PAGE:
With Miriam Hopkins, Edward G. Robinson, Joel McReae, Walter Brennan
Directed by Howard Hawks
Black and White
Reviewed by JB

      When other studios needed a tough guy for a film, they often borrowed one from Warner Brothers, who, by 1935, had already established their reputation for housing the toughest tough guys in Hollywood.  For the period piece BARBARY COAST, Sam Goldwyn conscripted Edward G. Robinson to play Louis Chamalis, fictional crime boss of Gold Rush-era San Francisco.  It turned out to be one of his best parts to date, and the film perhaps the classiest he had yet appeared in.  As the gangster who runs the town, Robinson was called on to play a deeper, more human killer than he had ever played before.  Although he rules with an iron hand, he is still capable of love, and even of self-sacrifice.  Naturally, Robinson handles the role splendidly, and is supported by a cast that includes Miriam Hopkins as his kept woman, Joel McCrea as an erudite miner and, best of all, Walter Brennan as the town's shadiest con man. The story - a love triangle in which Robinson is doomed to come in second to McCrea for Miriam Hopkins's affections - is nothing special, but because of the cast, the sets and the direction of Howard Hawks, the film rises above the material it's built on.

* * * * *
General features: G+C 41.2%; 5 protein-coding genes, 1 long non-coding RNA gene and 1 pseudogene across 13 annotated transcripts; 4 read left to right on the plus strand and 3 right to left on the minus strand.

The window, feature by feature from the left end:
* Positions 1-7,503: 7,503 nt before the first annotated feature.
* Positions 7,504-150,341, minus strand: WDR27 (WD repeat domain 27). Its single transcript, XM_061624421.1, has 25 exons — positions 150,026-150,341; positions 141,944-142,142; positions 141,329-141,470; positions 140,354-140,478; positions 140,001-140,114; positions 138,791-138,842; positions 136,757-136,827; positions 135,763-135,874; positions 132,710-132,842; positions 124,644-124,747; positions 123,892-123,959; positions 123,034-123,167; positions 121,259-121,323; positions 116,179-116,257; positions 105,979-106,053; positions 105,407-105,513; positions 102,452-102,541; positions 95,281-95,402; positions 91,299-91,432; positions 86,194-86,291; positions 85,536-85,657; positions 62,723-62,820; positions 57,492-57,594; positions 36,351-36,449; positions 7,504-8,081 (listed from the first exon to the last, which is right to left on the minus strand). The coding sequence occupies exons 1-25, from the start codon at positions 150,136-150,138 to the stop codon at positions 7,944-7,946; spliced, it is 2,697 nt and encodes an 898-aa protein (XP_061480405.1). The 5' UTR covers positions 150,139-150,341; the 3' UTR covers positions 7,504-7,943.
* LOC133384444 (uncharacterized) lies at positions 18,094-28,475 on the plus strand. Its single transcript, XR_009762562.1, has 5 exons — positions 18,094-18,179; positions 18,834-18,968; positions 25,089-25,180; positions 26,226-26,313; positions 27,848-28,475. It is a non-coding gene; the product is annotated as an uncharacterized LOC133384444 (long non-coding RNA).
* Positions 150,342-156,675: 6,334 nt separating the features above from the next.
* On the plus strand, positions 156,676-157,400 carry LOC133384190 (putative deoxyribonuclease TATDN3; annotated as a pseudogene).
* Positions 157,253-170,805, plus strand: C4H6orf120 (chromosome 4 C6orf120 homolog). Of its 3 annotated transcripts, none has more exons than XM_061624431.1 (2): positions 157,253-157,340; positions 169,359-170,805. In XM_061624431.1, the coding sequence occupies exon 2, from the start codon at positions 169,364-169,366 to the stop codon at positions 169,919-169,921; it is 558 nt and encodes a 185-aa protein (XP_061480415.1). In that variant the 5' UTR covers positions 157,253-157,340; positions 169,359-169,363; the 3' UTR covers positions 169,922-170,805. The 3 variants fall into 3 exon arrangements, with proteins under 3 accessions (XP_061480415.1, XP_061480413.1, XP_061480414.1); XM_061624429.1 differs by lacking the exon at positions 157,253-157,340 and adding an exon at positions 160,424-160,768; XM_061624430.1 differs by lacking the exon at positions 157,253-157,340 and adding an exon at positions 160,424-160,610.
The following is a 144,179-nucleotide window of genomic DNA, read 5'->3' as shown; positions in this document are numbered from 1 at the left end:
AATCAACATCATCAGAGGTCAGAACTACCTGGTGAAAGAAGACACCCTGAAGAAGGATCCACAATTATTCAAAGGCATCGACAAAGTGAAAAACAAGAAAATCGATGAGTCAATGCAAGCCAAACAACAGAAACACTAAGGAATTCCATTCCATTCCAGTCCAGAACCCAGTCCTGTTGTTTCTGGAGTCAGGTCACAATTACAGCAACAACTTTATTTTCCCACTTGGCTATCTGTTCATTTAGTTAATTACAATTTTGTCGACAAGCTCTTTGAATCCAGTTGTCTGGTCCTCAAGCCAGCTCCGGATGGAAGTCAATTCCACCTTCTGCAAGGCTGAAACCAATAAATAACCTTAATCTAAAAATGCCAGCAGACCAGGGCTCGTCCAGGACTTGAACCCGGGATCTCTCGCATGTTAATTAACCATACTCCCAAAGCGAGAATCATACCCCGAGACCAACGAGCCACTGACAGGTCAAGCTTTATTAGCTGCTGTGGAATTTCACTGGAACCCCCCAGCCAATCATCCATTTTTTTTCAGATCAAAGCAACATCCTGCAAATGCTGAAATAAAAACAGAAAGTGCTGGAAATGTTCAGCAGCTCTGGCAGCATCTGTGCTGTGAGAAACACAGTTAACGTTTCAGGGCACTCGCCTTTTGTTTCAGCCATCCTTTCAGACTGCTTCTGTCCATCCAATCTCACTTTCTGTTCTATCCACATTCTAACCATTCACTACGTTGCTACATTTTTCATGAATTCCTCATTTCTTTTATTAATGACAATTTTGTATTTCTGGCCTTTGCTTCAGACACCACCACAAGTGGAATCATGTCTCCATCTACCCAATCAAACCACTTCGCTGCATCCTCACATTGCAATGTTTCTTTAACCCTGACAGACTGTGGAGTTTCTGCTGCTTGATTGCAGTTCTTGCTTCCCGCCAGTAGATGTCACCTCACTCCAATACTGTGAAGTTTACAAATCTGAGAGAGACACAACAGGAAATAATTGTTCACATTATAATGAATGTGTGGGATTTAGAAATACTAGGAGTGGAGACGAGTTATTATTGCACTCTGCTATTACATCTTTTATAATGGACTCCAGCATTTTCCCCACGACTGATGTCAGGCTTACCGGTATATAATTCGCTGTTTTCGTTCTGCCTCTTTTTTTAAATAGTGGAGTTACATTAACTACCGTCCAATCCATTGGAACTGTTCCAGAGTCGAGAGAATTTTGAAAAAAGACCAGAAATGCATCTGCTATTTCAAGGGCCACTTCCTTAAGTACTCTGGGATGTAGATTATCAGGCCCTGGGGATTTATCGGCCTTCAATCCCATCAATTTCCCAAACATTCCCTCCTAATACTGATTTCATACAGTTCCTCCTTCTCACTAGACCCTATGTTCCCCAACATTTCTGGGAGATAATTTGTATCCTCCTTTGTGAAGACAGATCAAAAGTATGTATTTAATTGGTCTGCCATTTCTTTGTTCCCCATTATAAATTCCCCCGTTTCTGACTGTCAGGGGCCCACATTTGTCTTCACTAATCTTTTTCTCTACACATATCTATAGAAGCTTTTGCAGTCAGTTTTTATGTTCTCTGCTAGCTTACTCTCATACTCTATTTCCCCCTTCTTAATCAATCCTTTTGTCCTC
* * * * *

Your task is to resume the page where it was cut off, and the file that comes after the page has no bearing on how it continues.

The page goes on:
Typically, after getting a chance to display his range in two loanout pictures (he had previously played a dual role in John Ford's THE WHOLE TOWN'S TALKING for Columbia), Robinson was right back in a typical gangster programmer for Warners in his next film, BULLETS OR BALLOTS. 4 - JB

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